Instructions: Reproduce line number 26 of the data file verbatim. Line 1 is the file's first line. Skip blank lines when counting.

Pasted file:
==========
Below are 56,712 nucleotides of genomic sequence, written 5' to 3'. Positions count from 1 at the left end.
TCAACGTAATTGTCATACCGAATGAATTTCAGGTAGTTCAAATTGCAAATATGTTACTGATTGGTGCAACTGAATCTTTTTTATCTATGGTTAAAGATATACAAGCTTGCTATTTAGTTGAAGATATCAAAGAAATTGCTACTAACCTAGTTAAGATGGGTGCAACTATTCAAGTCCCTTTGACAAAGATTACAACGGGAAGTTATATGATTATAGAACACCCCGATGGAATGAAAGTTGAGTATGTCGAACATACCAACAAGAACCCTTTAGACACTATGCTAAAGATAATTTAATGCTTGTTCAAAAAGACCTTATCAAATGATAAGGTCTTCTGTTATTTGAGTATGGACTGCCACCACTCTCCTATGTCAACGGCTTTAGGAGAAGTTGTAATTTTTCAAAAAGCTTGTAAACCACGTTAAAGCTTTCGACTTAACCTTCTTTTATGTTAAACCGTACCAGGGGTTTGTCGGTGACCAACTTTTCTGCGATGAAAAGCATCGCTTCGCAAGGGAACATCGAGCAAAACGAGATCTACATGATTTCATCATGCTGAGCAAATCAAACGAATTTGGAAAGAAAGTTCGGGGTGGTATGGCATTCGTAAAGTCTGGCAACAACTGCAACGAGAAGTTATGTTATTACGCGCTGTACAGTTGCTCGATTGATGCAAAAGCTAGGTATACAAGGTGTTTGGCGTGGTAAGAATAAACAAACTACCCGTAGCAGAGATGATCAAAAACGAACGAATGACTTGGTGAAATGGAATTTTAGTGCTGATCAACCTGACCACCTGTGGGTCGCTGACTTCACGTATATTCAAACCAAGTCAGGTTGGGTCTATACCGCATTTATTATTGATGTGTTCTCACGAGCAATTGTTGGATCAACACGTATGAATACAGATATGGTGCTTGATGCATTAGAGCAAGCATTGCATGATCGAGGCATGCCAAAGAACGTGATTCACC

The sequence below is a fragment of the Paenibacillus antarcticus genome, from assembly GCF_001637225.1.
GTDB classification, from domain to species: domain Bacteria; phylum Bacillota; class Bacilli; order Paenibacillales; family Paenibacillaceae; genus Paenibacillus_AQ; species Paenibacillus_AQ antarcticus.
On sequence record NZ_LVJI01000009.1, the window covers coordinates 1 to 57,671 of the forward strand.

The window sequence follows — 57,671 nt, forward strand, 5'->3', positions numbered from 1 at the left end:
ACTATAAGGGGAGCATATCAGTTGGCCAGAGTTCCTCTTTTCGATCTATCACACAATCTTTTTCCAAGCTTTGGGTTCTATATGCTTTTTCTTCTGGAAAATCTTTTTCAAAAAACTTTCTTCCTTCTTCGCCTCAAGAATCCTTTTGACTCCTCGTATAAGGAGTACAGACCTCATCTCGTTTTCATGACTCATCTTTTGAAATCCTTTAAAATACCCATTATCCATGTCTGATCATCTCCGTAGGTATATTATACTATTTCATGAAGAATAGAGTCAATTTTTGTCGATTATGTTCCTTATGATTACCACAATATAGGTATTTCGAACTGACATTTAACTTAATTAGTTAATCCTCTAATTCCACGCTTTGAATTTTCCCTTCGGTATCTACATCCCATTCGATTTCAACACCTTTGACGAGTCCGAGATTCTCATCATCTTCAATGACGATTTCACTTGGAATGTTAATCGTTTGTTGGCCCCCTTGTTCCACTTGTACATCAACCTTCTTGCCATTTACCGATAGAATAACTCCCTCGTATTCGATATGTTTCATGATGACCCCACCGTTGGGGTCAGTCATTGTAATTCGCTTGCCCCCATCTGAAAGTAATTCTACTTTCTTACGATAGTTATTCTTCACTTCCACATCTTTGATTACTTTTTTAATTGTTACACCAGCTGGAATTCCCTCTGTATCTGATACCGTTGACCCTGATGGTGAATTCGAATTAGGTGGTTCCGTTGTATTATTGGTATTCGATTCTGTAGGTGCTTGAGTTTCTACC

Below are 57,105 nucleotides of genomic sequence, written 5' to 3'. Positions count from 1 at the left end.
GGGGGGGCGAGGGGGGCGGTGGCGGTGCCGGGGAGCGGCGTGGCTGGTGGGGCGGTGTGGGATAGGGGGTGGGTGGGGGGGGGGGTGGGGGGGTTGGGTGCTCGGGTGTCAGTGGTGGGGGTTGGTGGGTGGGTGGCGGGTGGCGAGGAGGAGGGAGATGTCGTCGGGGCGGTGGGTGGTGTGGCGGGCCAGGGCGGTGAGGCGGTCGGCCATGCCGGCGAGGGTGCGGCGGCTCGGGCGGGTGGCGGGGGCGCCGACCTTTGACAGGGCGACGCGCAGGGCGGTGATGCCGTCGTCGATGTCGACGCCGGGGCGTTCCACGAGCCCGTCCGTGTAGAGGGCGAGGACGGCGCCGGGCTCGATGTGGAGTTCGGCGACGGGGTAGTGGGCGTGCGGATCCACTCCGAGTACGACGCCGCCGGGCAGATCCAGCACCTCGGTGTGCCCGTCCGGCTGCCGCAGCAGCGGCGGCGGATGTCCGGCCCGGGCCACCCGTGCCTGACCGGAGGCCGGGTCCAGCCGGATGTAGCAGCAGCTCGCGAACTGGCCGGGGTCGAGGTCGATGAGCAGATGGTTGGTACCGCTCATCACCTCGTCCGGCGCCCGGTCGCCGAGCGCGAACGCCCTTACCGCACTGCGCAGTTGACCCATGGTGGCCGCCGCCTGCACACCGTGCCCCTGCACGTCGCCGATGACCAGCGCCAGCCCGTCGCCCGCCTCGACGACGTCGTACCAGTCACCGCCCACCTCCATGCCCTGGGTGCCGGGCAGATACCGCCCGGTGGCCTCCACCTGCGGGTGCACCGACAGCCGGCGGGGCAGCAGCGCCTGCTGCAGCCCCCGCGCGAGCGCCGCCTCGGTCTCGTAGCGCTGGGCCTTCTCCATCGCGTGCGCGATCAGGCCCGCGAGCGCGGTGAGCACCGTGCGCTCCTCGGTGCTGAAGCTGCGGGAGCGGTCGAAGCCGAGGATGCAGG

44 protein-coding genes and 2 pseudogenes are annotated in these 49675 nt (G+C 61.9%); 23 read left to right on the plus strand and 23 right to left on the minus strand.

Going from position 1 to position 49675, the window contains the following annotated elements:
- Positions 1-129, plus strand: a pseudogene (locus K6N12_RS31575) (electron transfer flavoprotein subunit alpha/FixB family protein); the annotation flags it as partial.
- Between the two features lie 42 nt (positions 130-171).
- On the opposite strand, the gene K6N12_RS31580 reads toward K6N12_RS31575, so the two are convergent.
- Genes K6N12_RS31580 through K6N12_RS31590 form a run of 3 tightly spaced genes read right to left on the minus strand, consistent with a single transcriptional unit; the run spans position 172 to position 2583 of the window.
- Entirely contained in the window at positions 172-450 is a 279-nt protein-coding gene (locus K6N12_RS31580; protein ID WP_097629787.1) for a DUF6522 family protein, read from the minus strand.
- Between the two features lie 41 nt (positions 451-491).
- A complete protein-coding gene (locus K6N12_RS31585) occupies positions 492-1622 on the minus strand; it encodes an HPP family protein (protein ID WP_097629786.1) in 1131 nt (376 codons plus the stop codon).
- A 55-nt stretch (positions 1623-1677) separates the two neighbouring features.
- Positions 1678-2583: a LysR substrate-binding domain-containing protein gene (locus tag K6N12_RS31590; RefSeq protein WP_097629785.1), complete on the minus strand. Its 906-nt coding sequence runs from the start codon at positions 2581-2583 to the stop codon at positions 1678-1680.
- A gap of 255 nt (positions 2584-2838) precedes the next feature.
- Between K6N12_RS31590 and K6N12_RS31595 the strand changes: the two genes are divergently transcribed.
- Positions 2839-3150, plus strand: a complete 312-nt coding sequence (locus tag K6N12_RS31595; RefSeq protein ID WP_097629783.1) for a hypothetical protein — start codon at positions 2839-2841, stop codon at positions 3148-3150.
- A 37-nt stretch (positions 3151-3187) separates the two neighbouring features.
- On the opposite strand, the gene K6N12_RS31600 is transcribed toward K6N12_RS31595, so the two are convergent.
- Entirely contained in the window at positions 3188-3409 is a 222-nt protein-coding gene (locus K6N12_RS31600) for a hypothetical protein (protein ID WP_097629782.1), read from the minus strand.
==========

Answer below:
- Entirely contained in the window at positions 3188-3409 is a 222-nt protein-coding gene (locus K6N12_RS31600) for a hypothetical protein (protein ID WP_097629782.1), read from the minus strand.